Tuesday, 13 September 2011
New Jane Eyre movie. Reader; fill in the gaps
Jane Eyre is a long book. Which is why it easily fails in the 120-minute format of the big screen. Cary Fukunaga's recent adaptation of the Bronte novel - which I saw this weekend - is astonishingly brief and bits of the story are, frankly, missing.
I happen to have a bit of insider gossip on this film and was relieved to hear from a close friend that Cary Fukunaga had intended to include some of the following conspicuously absent scenes:
1. The relationship between Jane and Miss Temple, the kindly Lowood teacher. Even in the movie, this teacher was clearly meant to befriend our Jane because otherwise why would Miss Temple have been so good-looking in a sea of ugly school ma'ams? Cutting Miss Temple completely from the story makes no sense. At all.
2. Grace Poole, the booze-loving guardian of Rochester's deranged wife Bertha, only appears once: during Bertha's big reveal. So much for the gin-swilling scape goat Jane should have blamed for Bertha's bumps in the night.
3. Big, bad Bertha. Rochester's first, secret wife, the madwoman in the attic has often been a magnet for feminist critics of Bronte's novel, asking quite rightly why the poor loon doesn't get a more sympathetic write-up in the novel. In Fukunaga's rendering, Bertha - and indeed her entire family and the critical events in Jamaica - get just a few minutes screen coverage. Poor form, indeed.
4. And if you thought Jamaica was downplayed .... how about events in Madeira, the source of the fortune Jane inherits from from her wealthy, childless uncle? This is a crucial part of the story - enabling Jane to return to Rochester as his financial equal, overcoming a major social obstacle to the love they already share as intellectual equals - but all we see is Jane running from St John's marriage proposal in a school teacher's clothes one minute, then she's in a carriage wearing a posh frock the next. Reader; fill in the gaps.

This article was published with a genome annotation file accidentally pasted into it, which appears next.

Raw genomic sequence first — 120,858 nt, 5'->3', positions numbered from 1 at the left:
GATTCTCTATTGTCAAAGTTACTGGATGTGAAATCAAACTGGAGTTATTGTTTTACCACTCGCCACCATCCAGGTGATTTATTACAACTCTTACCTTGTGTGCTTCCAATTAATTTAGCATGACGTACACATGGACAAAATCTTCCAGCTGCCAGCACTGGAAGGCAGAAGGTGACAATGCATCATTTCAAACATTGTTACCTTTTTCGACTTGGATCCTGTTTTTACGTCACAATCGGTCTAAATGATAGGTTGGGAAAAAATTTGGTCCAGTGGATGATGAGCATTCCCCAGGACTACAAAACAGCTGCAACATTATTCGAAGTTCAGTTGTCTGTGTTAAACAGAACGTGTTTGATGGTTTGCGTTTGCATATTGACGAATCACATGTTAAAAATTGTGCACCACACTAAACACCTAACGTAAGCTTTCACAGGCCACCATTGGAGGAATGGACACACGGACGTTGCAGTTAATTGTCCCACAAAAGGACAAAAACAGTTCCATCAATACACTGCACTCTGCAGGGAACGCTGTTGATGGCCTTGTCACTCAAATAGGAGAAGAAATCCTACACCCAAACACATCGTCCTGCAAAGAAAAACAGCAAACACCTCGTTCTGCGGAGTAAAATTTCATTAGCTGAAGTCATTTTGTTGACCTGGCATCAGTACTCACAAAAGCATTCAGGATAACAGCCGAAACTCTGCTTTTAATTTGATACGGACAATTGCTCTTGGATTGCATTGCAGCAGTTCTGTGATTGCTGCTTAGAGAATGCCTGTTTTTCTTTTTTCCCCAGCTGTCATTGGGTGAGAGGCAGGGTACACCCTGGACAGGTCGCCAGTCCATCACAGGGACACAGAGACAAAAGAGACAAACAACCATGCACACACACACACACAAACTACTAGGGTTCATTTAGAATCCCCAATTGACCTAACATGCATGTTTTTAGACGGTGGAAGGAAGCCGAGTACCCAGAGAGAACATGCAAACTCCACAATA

It wasn't a dire film, though and is well worth watching if you're a fan of period dramas. Mia Wasikowka (of Alice in Wonderland) makes a suitably doe-eyed yet impertinent Jane. Michael Fassbender does well as Rochester but Judi Dench (the housekeeper Mrs Fairfax) steals the show with just two lines when she greets Jane in the burnt-out ruins of Thornfield Hall. The cinematography is a nod to Joe Wright's Pride & Prejudice (the Keira Knightley version) complete with will-they-won't-they sexual tension, framed by the long, slanting rays of Derbyshire evening sunshine. The script is well-balanced with enough comedy to lighten the darkest corners of Bronte's Yorkshire. And how nice to have some local accents...
One to watch on DVD, I'd say.
Posted by Georgia at 19:56